Description of original award (Fiscal Year 2021, $1,000,000)
Catholic Charities USA (CCUSA) will use grant funding to provide evidence-based trauma informed mentoring services for three years to a total of at least 530 youth through a collaboration of 12 Catholic Charities agencies that will implement this program in 11 states. CCUSA anticipates supporting approximately 130 existing matches at the start of the grant and starting 400 new matches. The purpose of this program is to prevent juvenile delinquency, truancy, bullying and cyberbullying, drug use, gang involvement, and other high-risk activities by fostering resilience, through the development of healthy attachment, self-regulation and competency in the mentees. CCUSA has the capacity to serve as the national intermediary for this network, acting as fiscal agent, passing through no less than 90% of the funding and providing program monitoring, training, reporting, and technical assistance to its sub-grantees.
The CCUSA Multi-State Mentoring Program is intended to assist youth ages 9-17 who have experienced one or more adverse childhood experiences. The list of childhood traumas includes serious illness, accidents, intense bullying, physical or emotional abuse, neglect, domestic violence, community violence, living in poverty, terrorism and flight from home as a refugee. Research shows that there is a strong connection between these adverse childhood experiences and a number of negative outcomes, including academic problems, substance abuse, truancy and mental illness.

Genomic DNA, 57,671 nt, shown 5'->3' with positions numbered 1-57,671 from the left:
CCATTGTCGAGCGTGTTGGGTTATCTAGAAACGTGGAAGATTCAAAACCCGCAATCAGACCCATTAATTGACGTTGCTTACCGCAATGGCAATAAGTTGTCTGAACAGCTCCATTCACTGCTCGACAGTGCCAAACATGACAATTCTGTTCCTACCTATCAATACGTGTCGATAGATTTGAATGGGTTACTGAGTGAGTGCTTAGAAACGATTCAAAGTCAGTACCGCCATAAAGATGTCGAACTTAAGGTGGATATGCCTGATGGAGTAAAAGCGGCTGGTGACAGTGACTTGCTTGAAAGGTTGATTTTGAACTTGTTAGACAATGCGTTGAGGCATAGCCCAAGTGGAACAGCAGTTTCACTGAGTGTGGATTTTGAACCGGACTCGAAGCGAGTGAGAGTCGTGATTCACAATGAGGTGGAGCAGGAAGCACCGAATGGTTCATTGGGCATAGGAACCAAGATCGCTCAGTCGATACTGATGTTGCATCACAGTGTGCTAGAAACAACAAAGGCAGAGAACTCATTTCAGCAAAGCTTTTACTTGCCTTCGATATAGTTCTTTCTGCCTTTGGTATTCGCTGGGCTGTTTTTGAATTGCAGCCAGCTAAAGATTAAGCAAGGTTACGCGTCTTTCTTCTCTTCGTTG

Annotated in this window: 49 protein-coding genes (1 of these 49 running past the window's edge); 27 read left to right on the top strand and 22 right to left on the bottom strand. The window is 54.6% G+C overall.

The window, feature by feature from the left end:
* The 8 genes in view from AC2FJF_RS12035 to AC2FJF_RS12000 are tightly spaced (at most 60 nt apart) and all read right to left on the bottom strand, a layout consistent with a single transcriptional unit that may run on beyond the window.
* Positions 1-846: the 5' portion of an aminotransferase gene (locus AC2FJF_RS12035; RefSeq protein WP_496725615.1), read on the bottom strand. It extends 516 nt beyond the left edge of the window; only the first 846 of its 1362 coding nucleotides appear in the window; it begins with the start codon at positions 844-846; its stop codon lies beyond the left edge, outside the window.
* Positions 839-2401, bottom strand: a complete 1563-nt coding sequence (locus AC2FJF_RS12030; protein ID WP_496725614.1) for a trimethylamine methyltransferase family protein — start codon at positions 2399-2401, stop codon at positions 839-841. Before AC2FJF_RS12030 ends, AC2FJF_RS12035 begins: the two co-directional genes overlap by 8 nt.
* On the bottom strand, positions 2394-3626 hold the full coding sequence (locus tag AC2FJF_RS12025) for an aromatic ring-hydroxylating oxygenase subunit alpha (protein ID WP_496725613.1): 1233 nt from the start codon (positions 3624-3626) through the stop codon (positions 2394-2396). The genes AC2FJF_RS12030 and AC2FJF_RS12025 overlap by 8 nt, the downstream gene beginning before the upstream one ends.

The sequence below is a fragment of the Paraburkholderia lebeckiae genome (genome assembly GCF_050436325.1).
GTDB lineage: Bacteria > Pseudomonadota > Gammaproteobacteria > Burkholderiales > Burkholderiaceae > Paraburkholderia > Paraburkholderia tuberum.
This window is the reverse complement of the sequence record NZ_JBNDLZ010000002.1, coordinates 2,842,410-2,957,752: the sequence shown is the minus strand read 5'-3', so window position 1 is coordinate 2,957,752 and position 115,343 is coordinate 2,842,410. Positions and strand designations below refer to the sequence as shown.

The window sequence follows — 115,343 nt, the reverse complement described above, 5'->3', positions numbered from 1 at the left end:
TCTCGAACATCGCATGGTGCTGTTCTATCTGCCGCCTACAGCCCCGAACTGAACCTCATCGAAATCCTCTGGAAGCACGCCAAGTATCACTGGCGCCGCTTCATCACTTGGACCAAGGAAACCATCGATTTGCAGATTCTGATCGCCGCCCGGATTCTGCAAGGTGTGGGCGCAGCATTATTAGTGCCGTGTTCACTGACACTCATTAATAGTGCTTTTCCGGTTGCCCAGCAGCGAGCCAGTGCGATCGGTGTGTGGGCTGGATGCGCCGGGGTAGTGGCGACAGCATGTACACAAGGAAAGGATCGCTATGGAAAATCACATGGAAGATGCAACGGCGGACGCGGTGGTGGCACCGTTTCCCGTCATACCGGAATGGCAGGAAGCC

The advancement of attachment, self-regulation and competency, as well as the promotion of developmental assets in young people is associated with the sustained connection of youth with caring adults, as demonstrated through the mentoring process. The CCUSA Mentoring Network, adhering to the elements of effective practice for mentoring, recruits and trains adult mentors to provide at least four or more hours a month of one-on-one mentoring to at-risk youth for at least twelve months. Individual mentoring is supplemented with e-mentoring strategies, periodic group activities, and case management for the youth, including access to supportive resources. Mentees’ caregivers are involved at every stage of the mentoring relationship.